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Trump, allies charged with racketeering scheme over bid to subvert election in Georgia

Trump, allies charged with racketeering scheme over bid to subvert election in Georgia

by host

The 98-page indictment tracks several well-known aspects of Trump’s conduct in the chaotic weeks that followed his defeat in the Nov. 3, 2020 election, many of which were aired by the House Jan. 6 select committee and, more recently, in a federal indictment obtained by special counsel Jack Smith.

But Willis’ indictment was breathtaking in its scope and is the first to charge the coterie of Trump’s enablers with crimes for their efforts to help facilitate his bid to remain in power despite losing the election.

The indictment includes several key components:

  • Trump’s bid to assemble false slates of presidential electors to foment a controversy aimed at derailing the transfer of power. Mike Roman, a Trump campaign aide involved in that effort, was among those charged in the indictment. Some participants in the effort, including Georgia GOP chairman David Shafer, were also charged.
  • A pressure campaign by Trump, Giuliani, Eastman and others aimed at Georgia officials with responsibilities for certifying the presidential election.
  • The filing of false claims of fraud in court documents associated with a last-ditch lawsuit by Trump to upend the results in Georgia.
  • A breach of sensitive election equipment by Trump-aligned officials in Coffee County, Ga. Cathleen Latham, one of Trump’s false electors, was charged for her role in this effort.
  • A campaign of harassment and false claims against Ruby Freeman, an election worker who became the target of pro-Trump conspiracy theories about voter fraud.

Willis also charged elements of Trump’s efforts that extended beyond Georgia’s borders, taking aim at Clark’s effort to disseminate a letter putting pressure on Georgia legislators to reconsider certifying a pro-Trump slate of electors. And she charged Trump and Eastman with orchestrating a pressure campaign against Pence to single-handedly overturn the election on Jan. 6, 2021, when Congress met to count Electoral College ballots.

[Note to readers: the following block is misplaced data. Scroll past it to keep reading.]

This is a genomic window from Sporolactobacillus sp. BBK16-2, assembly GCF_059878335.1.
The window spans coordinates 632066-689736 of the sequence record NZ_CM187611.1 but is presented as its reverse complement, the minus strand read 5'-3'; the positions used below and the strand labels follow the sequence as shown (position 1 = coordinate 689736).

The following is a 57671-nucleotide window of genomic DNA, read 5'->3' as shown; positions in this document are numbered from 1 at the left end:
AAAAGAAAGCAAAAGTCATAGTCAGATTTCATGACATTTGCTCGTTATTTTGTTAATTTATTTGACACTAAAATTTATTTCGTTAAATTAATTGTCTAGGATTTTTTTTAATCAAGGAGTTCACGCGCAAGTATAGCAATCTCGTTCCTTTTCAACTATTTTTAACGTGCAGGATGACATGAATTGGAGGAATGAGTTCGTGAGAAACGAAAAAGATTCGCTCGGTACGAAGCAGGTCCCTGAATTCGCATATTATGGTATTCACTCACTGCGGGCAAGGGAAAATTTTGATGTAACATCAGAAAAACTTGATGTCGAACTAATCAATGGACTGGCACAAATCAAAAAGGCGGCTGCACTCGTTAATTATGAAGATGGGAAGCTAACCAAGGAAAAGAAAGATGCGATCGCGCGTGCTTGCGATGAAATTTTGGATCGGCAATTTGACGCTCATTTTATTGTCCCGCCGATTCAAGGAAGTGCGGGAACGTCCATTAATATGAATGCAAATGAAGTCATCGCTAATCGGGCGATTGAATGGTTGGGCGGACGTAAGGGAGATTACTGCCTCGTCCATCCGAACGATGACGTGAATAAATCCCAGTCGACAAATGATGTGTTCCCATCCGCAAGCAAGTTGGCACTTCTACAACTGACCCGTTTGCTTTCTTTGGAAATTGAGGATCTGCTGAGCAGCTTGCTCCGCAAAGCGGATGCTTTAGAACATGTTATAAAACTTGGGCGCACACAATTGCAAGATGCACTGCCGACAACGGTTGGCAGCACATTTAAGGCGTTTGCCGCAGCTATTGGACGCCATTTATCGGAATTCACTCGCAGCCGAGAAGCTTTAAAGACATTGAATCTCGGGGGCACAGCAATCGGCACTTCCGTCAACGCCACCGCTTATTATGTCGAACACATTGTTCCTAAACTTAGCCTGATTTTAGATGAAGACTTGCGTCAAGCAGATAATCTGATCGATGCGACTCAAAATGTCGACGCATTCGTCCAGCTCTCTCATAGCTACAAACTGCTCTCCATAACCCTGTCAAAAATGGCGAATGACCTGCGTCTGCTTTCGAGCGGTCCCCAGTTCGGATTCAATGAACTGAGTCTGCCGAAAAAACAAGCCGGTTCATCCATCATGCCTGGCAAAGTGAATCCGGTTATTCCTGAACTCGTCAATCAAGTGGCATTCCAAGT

It’s the fourth and by far the most wide-ranging set of criminal charges Trump faces as he seeks to reclaim the Oval Office in 2024. The indictment comes two weeks after Smith charged Trump with a federal conspiracy to derail the transfer of power. Willis’ charging document mentions dozens of unindicted co-conspirators.

The Fulton County indictment cites an infamous phone call on Jan. 2, 2021, in which Trump pressured Georgia Secretary of State Brad Raffensperger to “find” enough votes for him to reverse his defeat.

It lists more than a dozen false statements Trump made on the call, including several attacks on Freeman.

Trump has spent months assailing Fani Willis and accusing her of leading a politically motivated investigation. He has made several attempts to disqualify her from the case, but has so far gained no traction in the courts for those efforts. He continued to attack the impending prosecution on Monday, insisting “I didn’t tamper with the election!” And he urged Geoff Duncan, Georgia’s former lieutenant governor, not to appear before the grand jury just hours before the indictment was handed up.